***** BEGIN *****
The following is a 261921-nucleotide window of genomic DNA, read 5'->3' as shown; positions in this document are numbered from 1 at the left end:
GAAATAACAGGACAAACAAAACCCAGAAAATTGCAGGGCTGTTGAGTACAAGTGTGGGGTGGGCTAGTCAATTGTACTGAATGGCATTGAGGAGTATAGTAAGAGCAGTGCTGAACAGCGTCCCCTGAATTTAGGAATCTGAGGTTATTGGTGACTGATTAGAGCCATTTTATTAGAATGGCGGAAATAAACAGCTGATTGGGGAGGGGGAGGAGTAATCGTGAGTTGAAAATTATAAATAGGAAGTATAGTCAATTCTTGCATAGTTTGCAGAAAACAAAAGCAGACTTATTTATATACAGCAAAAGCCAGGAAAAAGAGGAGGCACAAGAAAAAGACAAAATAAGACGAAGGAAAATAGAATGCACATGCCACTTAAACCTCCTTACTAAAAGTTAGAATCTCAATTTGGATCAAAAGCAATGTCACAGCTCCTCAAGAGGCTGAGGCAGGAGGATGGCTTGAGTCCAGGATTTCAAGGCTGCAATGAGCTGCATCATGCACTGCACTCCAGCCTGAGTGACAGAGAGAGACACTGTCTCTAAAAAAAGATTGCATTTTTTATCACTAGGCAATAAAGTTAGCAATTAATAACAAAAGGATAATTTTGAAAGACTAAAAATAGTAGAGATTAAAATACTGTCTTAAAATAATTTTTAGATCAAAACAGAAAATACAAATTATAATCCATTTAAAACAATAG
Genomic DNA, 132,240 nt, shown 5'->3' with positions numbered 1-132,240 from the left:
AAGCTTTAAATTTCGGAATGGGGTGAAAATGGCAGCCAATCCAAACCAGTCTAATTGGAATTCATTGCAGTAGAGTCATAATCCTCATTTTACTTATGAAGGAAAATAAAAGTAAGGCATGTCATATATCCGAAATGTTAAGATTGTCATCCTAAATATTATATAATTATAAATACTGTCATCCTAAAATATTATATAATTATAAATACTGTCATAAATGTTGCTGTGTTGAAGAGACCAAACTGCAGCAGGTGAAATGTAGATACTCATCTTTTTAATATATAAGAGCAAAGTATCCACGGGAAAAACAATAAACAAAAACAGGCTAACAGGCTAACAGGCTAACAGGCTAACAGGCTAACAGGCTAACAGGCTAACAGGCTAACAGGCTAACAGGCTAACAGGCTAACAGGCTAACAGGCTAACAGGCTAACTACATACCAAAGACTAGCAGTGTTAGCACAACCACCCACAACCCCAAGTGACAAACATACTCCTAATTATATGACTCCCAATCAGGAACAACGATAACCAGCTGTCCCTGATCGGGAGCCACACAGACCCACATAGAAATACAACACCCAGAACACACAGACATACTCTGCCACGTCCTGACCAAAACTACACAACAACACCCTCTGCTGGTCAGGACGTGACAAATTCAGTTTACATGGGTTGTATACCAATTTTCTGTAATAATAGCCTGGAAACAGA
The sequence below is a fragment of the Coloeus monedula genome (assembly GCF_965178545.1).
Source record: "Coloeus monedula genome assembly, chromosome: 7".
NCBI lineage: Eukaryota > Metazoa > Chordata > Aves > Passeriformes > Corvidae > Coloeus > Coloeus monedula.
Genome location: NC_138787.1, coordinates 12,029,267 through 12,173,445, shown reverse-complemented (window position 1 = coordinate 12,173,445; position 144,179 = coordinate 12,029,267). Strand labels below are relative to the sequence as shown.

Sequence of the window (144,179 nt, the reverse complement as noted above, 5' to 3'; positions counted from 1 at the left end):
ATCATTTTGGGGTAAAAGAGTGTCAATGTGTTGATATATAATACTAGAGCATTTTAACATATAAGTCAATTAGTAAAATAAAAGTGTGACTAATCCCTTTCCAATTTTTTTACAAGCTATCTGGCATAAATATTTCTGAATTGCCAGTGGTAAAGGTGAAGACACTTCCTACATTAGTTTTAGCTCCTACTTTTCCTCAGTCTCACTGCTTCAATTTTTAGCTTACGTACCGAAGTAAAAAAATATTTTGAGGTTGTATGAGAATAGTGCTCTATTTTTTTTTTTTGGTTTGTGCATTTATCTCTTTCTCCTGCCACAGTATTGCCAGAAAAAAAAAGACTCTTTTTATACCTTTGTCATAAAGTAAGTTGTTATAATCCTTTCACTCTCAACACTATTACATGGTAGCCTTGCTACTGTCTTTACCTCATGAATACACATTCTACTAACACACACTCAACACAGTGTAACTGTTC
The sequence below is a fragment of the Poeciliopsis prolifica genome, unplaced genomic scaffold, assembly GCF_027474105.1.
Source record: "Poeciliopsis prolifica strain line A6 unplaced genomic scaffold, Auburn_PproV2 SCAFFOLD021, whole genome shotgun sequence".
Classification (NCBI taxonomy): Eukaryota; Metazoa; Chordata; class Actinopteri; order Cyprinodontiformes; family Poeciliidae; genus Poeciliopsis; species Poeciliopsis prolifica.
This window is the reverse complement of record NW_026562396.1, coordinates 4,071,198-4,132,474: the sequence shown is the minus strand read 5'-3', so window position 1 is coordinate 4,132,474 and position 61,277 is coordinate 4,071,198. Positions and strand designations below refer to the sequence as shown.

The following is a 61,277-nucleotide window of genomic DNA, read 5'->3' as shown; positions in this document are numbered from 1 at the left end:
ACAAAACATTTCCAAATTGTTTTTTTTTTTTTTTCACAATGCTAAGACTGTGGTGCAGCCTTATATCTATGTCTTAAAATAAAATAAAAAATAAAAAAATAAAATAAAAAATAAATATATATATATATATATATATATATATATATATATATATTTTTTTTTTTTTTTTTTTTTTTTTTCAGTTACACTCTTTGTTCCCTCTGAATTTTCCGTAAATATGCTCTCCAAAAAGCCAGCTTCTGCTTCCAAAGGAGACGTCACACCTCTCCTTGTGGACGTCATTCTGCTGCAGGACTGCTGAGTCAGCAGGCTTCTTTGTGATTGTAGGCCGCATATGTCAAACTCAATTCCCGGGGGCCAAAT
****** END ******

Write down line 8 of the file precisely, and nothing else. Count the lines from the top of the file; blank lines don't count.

Genome location: NC_138787.1, coordinates 12,029,267 through 12,173,445, shown reverse-complemented (window position 1 = coordinate 12,173,445; position 144,179 = coordinate 12,029,267). Strand labels below are relative to the sequence as shown.